Do you think women have a "right" to a painfree childbirth? - Page 3 - Mothering Forums
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#61 of 162 Old 03-03-2010, 02:26 AM
 
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Originally Posted by Amatullah0 View Post
bolding mine

i don't know about this. I mean, I think a surgeon would deny surgery to someone who didn't need it, right? I mean, if I booked an appointment to get my tonsils out for no other reason than because I want to, or that I want my intestines shortened because I think its weird that they're so long, or, in an attempt to lose weight I ask to get a kidney removed, I would expect the doc to look at me like i'm crazy and tell me to go home. I don't think that any doctor is obligated to provide treatment to someone who doesn't need it, especially if it may be harmful to them. I mean, what if docs started giving c-sections to women at 30 weeks because they decide that they don't want to be pregnant anymore? I'm not suggesting there be legislation against it, because I think thats dangerous for women(and babies), I'm thinking about the doc's rights too...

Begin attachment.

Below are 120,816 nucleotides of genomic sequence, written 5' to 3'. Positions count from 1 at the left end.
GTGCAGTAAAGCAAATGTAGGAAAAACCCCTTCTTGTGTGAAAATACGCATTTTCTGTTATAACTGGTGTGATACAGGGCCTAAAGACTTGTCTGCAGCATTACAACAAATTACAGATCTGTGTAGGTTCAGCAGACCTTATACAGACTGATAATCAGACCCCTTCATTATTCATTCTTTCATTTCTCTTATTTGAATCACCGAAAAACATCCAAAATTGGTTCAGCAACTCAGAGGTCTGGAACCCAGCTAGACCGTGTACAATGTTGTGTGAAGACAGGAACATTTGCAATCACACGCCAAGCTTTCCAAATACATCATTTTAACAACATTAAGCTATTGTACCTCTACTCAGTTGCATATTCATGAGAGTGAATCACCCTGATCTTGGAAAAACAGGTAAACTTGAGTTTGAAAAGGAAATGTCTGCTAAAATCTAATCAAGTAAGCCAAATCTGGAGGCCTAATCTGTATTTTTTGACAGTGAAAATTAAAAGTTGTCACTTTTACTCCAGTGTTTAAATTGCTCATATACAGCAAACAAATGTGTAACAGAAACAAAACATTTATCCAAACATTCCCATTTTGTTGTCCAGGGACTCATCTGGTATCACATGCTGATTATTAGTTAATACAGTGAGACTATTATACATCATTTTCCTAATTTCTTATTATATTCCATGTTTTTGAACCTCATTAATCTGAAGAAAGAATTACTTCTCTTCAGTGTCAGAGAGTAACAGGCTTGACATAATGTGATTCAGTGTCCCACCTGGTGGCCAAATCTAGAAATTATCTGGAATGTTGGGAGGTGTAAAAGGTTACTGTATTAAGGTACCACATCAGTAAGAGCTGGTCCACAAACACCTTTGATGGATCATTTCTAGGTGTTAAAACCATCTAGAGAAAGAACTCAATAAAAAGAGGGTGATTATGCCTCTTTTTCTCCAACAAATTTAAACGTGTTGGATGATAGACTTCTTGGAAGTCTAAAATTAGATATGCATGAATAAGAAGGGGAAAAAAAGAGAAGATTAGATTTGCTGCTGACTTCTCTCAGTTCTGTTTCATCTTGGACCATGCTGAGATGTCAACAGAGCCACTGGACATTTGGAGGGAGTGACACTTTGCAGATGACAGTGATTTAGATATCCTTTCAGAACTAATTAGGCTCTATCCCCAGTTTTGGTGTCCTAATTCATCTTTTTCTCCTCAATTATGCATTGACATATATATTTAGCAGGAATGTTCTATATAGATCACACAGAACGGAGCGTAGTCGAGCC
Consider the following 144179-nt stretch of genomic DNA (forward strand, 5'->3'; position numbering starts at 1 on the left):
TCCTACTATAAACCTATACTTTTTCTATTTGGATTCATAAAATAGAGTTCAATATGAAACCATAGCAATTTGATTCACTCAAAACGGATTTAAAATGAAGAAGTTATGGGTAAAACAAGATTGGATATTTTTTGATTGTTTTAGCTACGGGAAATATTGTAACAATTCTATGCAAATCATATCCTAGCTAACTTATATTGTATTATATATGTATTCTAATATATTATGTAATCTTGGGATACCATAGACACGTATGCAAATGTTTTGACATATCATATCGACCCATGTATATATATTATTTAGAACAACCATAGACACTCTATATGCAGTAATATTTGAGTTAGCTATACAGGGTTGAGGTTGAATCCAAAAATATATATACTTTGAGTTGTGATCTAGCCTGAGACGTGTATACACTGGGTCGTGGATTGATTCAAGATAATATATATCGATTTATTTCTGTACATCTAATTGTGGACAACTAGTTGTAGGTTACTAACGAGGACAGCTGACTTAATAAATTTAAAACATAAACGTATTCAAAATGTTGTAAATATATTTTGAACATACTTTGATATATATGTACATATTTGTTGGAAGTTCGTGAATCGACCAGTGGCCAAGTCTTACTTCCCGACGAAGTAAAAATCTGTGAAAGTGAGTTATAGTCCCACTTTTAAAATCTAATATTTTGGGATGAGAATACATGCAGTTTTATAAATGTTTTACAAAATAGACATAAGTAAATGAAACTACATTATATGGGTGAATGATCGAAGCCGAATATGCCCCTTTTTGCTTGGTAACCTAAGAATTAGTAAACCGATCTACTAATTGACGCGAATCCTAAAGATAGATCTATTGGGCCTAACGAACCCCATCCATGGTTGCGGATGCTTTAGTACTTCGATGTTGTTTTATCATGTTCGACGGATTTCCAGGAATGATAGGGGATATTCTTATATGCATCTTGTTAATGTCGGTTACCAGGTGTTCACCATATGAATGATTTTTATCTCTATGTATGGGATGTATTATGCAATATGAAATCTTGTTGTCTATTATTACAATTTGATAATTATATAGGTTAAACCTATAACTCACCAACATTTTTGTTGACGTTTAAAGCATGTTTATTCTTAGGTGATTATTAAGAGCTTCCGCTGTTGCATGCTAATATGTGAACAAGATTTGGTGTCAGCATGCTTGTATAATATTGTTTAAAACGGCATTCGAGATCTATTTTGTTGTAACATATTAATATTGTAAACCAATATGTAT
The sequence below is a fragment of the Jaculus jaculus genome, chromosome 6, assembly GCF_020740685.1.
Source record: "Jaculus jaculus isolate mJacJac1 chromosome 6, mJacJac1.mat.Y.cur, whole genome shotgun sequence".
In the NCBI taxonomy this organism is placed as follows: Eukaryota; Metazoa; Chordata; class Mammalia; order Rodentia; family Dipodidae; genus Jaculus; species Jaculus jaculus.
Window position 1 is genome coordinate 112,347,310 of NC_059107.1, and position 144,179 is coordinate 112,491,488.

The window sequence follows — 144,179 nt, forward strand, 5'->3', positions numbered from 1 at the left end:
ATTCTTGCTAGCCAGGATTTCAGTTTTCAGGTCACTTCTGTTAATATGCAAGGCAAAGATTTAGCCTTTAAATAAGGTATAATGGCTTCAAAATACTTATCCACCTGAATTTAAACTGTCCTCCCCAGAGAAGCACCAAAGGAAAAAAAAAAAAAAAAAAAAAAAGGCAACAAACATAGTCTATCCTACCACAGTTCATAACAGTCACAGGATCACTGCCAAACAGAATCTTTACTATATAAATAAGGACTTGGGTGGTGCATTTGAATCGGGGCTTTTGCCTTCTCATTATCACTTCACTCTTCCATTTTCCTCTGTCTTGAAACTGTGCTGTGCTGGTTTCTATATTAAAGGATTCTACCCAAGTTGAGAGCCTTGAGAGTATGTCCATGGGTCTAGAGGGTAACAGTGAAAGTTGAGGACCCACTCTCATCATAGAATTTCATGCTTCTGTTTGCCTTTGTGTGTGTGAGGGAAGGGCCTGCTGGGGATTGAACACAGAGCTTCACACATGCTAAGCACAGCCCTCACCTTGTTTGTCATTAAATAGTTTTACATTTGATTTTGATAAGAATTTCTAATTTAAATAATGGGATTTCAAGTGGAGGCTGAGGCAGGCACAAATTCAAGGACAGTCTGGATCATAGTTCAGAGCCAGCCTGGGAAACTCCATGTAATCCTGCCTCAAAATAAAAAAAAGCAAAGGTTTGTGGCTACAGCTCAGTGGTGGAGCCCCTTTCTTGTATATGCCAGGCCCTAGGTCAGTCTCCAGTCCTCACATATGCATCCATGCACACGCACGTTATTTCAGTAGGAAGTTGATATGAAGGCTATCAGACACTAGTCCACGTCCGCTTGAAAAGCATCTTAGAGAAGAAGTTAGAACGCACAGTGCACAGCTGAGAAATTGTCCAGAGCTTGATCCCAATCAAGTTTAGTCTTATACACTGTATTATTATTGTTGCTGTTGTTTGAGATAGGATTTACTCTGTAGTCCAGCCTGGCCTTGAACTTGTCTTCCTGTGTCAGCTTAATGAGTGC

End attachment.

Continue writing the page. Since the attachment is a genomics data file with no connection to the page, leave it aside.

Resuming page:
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#62 of 162 Old 03-03-2010, 05:45 AM
 
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If I choose to have a "pain-free" birth, but the epidural hurts going in, have my rights been violated? Or if the epidural doesn't take has my autonomy been violated? Of course not. I have choices about what goes into my body, and what procedures I can allow, but mother nature and random circumstances don't recognize anyone's "rights". That said, if nobody makes sure that my informed consent includes the possible problems of epidurals, or refuses to give it for non-medical reasons, that's a whole different issue!.